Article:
Posted by: Andrea Robson
It starts days and even weeks beforehand. The websites, the news reports, the emails suggesting snow is in the forecast. For the Whistler local, conversations about the weather have much more meaning than simply a way to connect awkwardly with colleagues or acquaintances. Here in the mountains the weather controls our work, our play and to some extent, our lives. And so we are all Amateur Meteorologists, constantly following low-pressure systems as they drift across the Pacific ocean or Arctic outblasts sinking down from the north.
And when we look up and the first flakes melt on our faces, snow we have been waiting and wishing for and telling everyone to expect, that is our amateur payday. When the sun dips from the clouds to hide behind the mountains and the drive home becomes a mesmerizing trance of zooming snowflakes like a scene out of Star Wars, the Amateur suddenly feels pro.
This is when it’s time to take action. After we’ve waxed the board and set the alarm for 7 AM, the Amateur Meteorologist always takes a moment to pause and defer to the voice of a higher power—the Ski Patroller’s Snowphone delivers the most accurate stats and the webcams provide live images. That’s when the gears in our heads come to life and the next round of predictions begin—because it’s not just how much snow, it’s what kind of snow? What’s the temperature at the top? How windy is it up there? The variables are endless and everyone’s got an opinion.
But it’s all important. Weather conditions affect how we dress (warm, but not too warm), where we ride (certain pitches may be wind-packed) and how the day will unfold. Because the Amateur Meteorologist knows that -5˚C at the top with winds blowing from the south at 10 km/hour, gusting to 30, with 10cm overnight and 30 on the storm board and light snow tapering to flurries in the afternoon...that means that the Peak chair might not open till noon (but it’s worth it to start standing in line at 10:30 while Ski Patrol finish bombing).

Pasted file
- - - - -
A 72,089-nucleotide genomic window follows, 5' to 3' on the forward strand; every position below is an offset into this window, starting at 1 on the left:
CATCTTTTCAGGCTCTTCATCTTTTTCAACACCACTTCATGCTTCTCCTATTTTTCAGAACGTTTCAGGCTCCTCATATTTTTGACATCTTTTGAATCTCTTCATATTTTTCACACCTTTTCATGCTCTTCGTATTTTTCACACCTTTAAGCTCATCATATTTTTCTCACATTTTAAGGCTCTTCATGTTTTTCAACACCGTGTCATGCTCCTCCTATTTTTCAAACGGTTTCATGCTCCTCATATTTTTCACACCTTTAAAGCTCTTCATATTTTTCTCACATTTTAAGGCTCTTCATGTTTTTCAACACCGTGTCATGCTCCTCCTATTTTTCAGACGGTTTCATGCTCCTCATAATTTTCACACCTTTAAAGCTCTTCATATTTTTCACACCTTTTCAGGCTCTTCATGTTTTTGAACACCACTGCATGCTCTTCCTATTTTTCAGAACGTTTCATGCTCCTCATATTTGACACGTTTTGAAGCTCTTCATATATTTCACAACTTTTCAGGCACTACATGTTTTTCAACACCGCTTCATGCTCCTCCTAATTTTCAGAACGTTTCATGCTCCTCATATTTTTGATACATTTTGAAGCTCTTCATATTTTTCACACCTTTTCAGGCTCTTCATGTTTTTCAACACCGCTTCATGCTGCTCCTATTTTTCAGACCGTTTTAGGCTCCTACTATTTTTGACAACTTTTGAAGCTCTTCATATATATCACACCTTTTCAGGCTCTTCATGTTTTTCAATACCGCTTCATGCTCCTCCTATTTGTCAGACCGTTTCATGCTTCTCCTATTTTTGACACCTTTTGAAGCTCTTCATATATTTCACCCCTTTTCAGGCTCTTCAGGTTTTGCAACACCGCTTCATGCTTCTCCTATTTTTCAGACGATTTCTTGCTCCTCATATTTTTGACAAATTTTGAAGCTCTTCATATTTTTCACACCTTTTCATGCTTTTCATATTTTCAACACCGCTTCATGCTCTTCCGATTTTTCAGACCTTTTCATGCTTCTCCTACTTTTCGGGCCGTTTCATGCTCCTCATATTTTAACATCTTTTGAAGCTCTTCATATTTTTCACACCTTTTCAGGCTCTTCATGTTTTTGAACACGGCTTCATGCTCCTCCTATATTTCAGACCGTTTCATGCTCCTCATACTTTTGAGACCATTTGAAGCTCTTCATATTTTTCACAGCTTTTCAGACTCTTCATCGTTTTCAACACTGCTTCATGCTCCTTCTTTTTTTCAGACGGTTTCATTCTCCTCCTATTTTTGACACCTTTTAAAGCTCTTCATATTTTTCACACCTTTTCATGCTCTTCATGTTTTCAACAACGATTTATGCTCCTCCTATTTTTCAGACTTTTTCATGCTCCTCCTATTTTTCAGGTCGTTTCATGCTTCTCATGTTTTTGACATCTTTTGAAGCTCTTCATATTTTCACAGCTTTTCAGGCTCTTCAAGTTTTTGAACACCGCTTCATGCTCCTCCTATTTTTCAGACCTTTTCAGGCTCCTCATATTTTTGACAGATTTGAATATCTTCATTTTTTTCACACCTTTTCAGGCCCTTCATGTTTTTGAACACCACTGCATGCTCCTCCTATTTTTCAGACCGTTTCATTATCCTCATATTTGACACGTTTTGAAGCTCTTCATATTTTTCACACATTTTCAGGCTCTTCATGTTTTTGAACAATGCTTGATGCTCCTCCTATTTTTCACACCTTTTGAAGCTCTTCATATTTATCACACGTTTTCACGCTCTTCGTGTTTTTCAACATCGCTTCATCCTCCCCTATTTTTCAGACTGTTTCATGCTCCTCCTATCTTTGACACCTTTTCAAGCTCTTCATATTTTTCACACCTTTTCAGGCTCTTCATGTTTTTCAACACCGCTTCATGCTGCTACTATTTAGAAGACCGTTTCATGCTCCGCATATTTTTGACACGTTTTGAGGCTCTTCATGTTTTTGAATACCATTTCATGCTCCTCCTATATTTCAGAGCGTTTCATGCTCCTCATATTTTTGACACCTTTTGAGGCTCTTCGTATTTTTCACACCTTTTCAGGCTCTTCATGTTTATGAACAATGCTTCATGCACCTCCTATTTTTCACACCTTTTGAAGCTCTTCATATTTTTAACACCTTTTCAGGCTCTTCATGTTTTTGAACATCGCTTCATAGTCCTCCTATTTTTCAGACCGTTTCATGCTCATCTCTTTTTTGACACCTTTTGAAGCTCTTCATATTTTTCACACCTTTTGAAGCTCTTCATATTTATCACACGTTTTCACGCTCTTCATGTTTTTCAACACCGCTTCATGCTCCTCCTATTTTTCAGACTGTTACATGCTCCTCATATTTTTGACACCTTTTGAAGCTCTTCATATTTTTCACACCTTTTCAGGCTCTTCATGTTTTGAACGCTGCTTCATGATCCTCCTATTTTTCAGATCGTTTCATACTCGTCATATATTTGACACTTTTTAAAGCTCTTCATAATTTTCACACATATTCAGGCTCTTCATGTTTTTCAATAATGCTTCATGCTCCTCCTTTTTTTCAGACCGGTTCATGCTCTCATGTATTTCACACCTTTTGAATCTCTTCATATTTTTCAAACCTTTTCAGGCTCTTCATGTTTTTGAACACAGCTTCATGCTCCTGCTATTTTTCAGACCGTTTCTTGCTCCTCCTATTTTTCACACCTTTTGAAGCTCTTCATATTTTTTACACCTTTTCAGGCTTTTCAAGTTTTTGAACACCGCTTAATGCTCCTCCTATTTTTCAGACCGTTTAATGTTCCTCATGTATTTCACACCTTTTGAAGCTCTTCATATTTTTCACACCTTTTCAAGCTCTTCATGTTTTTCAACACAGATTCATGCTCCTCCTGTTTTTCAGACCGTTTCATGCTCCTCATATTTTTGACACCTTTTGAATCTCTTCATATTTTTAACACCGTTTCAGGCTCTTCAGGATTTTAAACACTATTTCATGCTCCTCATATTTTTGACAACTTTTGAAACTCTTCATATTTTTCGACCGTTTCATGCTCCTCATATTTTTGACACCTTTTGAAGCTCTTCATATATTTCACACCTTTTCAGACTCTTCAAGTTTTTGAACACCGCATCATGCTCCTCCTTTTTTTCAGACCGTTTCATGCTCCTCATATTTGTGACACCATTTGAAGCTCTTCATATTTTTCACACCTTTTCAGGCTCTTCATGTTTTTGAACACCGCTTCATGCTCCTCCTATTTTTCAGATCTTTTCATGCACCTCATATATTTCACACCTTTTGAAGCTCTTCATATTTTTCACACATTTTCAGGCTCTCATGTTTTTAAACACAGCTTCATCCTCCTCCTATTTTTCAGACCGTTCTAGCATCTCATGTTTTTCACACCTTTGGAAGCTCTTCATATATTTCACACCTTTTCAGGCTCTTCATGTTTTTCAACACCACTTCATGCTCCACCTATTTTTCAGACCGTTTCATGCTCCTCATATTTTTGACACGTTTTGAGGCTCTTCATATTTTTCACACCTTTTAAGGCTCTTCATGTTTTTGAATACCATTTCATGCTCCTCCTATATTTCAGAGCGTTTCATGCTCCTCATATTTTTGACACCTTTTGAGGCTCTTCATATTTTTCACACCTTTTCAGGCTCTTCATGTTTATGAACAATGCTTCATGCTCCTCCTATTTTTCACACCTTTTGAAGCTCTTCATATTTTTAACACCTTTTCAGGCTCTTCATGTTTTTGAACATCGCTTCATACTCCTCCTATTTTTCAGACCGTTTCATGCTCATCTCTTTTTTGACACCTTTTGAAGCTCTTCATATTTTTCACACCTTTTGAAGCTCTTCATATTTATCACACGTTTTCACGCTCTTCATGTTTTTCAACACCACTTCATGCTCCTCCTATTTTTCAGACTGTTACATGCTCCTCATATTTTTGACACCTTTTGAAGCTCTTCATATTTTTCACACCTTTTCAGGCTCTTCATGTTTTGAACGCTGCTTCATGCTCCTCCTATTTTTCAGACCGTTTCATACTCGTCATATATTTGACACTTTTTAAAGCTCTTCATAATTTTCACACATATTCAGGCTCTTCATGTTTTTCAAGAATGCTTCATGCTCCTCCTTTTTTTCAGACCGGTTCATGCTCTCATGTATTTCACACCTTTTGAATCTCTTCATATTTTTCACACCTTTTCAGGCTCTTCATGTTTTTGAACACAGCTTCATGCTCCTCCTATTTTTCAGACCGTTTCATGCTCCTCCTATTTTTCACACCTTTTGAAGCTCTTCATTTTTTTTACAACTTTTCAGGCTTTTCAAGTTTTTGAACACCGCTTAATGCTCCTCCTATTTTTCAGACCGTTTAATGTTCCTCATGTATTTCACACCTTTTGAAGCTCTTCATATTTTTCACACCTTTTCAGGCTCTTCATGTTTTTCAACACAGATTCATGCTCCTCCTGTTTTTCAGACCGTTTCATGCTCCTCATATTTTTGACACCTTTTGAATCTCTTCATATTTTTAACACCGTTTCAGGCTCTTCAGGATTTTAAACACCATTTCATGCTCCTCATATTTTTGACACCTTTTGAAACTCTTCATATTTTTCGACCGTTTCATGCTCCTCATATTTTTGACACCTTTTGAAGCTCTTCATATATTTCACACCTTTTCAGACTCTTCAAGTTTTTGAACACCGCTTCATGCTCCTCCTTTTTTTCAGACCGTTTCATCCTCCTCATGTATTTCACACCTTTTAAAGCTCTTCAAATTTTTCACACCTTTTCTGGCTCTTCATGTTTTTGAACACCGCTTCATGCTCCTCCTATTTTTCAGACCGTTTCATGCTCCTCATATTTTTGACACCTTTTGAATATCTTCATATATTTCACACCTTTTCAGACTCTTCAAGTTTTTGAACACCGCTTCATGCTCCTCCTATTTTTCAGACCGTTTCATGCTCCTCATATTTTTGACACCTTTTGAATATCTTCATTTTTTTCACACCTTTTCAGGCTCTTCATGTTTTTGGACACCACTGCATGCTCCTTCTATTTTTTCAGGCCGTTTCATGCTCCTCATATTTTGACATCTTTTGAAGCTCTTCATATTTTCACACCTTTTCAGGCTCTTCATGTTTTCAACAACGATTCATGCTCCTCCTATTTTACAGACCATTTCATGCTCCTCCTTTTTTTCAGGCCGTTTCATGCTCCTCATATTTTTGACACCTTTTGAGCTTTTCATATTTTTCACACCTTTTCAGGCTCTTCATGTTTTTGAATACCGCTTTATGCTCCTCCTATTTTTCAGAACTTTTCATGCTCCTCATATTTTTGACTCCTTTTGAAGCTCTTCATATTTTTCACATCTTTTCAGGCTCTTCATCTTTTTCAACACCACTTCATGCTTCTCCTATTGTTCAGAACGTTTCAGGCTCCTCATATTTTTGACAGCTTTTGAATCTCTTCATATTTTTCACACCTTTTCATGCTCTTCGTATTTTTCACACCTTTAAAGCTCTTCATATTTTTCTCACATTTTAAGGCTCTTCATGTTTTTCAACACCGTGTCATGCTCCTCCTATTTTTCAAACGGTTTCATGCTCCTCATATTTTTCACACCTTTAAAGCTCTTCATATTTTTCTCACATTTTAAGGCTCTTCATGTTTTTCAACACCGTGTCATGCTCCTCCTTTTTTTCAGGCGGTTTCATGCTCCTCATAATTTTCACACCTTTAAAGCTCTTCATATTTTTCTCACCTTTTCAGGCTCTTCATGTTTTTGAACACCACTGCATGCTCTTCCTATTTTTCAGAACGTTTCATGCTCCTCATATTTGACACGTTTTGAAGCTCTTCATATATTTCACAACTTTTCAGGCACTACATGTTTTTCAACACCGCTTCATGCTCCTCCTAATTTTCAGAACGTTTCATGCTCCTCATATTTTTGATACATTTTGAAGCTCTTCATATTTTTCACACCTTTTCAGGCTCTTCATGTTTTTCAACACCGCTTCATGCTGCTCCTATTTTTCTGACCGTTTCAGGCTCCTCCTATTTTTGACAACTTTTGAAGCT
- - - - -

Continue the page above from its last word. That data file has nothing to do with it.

Because one of life’s greatest pleasures comes when they do drop the rope and the crowd starts to cheer and the upload begins. And at the top, with the sun gleaming on your face, Black Tusk majestic in the background and a fresh foot of untracked powder beckoning, you can turn to closest friends and say, “See, I told you it was gonna be epic.” And it is, and you are ready for it.
Preparedness comes with experience. So here are the lessons I have learned in my career as an Amateur Meterologist. I hope they help you:
Keep an eye on The Weather Network for a more long range prediction of snow or any type of precipitation. Start planning your trip / days off.
Have your board waxed and tuned with the right wax for the weather. (Optional, but you’ll notice the difference and a faster board means more powder laps while the unwaxed get bogged down on the flats).
Prepare your layers – an under layer, a mid layer and a shell at minimum. Plus toque, waterproof mitts and a good helmet. You might consider shedding a layer if it looks like it might warm up. But, it’s better to be too warm than too cold (written by a female who loves to be warm).
The night before, check your email for the snow report in you inbox or hit up the local weather and check alpine temperature and look for how much snow is expected to fall overnight – the more snow, the earlier you need to get in line. Especially on a Saturday.
Eat a good breakfast and pack a snack in your pocket. Nothing worse than running out of energy when you are only two runs in or standing in the Peak Chair lineup. You won’t want to stop. (I keep a Cliff Bar in my snowboard pants at all times.)
Of course, the best way to know what the weather's doing is to get out there and enjoy Whistler's bounty of snow for yourself.